Thinking about complexity in health: A systematic review of the key systems thinking and complexity ideas in health
Rusoja, E; Haynie, D; Sievers, J; et al.Mustafee, N; Nelson, F; Reynolds, M; Sarriot, E; Swanson, RC; Williams, B
Date: 30 January 2018
Journal of Evaluation in Clinical Practice
Rationale, aims, and objectives As the Sustainable Development Goals are rolled out worldwide, development leaders will be looking to the experiences of the past to improve implementation in the future. Systems thinking and complexity science (ST/CS) propose that health and the health system are composed of dynamic actors constantly ...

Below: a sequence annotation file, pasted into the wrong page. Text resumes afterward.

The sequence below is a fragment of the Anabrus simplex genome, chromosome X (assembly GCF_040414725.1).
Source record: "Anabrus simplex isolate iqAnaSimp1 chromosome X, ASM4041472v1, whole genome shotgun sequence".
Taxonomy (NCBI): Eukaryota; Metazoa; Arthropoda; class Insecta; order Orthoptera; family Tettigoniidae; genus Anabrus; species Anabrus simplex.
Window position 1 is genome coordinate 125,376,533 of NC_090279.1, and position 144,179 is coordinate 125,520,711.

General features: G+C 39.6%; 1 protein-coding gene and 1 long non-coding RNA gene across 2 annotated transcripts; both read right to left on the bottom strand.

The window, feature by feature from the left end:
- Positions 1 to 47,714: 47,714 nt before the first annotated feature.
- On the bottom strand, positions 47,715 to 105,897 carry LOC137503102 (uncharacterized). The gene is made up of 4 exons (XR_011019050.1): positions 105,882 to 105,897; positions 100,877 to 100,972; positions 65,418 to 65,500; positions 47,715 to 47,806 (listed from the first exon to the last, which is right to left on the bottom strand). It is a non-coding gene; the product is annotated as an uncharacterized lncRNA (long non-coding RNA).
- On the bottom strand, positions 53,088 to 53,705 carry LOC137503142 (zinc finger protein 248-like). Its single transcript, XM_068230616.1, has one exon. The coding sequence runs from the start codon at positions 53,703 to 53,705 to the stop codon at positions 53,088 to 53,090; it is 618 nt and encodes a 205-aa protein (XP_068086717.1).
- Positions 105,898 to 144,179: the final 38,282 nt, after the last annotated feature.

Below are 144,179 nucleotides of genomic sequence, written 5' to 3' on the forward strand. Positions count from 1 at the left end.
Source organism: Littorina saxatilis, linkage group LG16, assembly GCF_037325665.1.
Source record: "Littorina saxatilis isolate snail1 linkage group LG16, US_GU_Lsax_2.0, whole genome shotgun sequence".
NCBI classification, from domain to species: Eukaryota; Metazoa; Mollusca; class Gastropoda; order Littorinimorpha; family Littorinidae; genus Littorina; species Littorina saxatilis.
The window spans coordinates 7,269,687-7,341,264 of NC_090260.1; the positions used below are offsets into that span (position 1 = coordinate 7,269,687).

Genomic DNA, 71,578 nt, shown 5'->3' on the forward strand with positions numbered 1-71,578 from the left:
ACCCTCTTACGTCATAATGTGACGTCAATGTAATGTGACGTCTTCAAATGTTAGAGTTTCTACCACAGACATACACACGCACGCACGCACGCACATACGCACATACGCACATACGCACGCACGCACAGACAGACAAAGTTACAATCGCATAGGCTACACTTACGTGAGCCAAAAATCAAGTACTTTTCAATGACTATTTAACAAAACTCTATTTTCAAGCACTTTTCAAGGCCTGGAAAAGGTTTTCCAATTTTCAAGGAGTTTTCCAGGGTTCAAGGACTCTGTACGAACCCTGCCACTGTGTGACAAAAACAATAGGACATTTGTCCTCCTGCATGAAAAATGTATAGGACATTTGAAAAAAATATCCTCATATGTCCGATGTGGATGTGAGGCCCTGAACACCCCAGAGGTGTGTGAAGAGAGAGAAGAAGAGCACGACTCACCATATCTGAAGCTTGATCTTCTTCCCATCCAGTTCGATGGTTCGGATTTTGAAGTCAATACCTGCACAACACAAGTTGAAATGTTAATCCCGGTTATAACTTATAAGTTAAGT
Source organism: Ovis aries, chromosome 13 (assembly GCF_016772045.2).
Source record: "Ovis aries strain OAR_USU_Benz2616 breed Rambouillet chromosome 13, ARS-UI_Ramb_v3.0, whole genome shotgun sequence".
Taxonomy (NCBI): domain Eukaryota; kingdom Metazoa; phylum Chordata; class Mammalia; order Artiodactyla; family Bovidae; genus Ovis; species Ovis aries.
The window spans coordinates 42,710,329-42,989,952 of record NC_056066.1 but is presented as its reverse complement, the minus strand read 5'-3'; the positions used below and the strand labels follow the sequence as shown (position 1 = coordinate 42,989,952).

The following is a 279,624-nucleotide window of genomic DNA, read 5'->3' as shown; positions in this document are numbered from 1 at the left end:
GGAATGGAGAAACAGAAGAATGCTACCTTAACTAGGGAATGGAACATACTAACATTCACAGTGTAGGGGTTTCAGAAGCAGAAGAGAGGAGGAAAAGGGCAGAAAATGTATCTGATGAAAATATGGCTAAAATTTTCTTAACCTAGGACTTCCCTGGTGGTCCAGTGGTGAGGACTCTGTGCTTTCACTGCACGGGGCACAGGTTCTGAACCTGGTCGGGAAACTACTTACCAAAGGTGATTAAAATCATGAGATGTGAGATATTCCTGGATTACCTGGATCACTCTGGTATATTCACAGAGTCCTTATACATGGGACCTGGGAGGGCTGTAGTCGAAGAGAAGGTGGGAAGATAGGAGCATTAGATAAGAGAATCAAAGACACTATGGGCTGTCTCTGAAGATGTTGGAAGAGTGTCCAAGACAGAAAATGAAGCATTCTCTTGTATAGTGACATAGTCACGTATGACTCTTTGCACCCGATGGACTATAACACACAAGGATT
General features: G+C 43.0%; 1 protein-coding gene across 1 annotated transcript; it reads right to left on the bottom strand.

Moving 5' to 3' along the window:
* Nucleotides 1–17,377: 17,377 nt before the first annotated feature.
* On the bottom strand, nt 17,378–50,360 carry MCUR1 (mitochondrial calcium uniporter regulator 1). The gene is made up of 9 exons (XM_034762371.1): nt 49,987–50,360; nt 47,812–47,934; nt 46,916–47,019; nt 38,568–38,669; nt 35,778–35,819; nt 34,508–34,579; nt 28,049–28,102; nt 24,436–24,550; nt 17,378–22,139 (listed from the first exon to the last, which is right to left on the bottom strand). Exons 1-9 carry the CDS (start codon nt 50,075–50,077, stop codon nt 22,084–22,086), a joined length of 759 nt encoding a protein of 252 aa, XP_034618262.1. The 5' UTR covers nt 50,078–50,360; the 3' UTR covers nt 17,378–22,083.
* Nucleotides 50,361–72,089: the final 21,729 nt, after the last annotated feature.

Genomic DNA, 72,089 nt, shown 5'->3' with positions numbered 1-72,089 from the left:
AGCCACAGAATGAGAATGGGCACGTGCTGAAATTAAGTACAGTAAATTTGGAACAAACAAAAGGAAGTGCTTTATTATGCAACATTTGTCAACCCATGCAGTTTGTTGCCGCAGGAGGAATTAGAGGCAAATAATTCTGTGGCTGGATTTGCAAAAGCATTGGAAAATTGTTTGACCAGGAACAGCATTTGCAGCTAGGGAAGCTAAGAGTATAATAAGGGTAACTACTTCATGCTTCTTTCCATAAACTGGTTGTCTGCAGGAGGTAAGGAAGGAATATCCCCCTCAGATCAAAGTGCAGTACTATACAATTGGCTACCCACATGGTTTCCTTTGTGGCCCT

Rationale, aims, and objectives As the Sustainable Development Goals are rolled out worldwide, development leaders will be looking to the experiences of the past to improve implementation in the future. Systems thinking and complexity science (ST/CS) propose that health and the health system are composed of dynamic actors constantly evolving in response to each other and their context. While offering practical guidance for steering the next development agenda, there is no consensus as to how these important ideas are discussed in relation to health. This systematic review sought to identify and describe some of the key terms, concepts, and methods in recent ST/CS literature. Method Using the search terms “systems thinkin * AND health OR complexity theor* AND health OR complex adaptive system* AND health,” we identified 516 relevant full texts out of 3982 titles across the search period (2002‐2015). Results The peak number of articles were published in 2014 (83) with journals specifically focused on medicine/healthcare (265) and particularly the Journal of Evaluation in Clinical Practice (37) representing the largest number by volume. Dynamic/dynamical systems (n = 332), emergence (n = 294), complex adaptive system(s) (n = 270), and interdependent/interconnected (n = 263) were the most common terms with systems dynamic modelling (58) and agent‐based modelling (43) as the most common methods. Conclusions The review offered several important conclusions. First, while there was no core ST/CS “canon,” certain terms appeared frequently across the reviewed texts. Second, even as these ideas are gaining traction in academic and practitioner communities, most are concentrated in a few journals. Finally, articles on ST/CS remain largely theoretical illustrating the need for further study and practical application. Given the challenge posed by the next phase of development, gaining a better understanding of ST/CS ideas and their use may lead to improvements in the implementation and practice of the Sustainable Development Goals.
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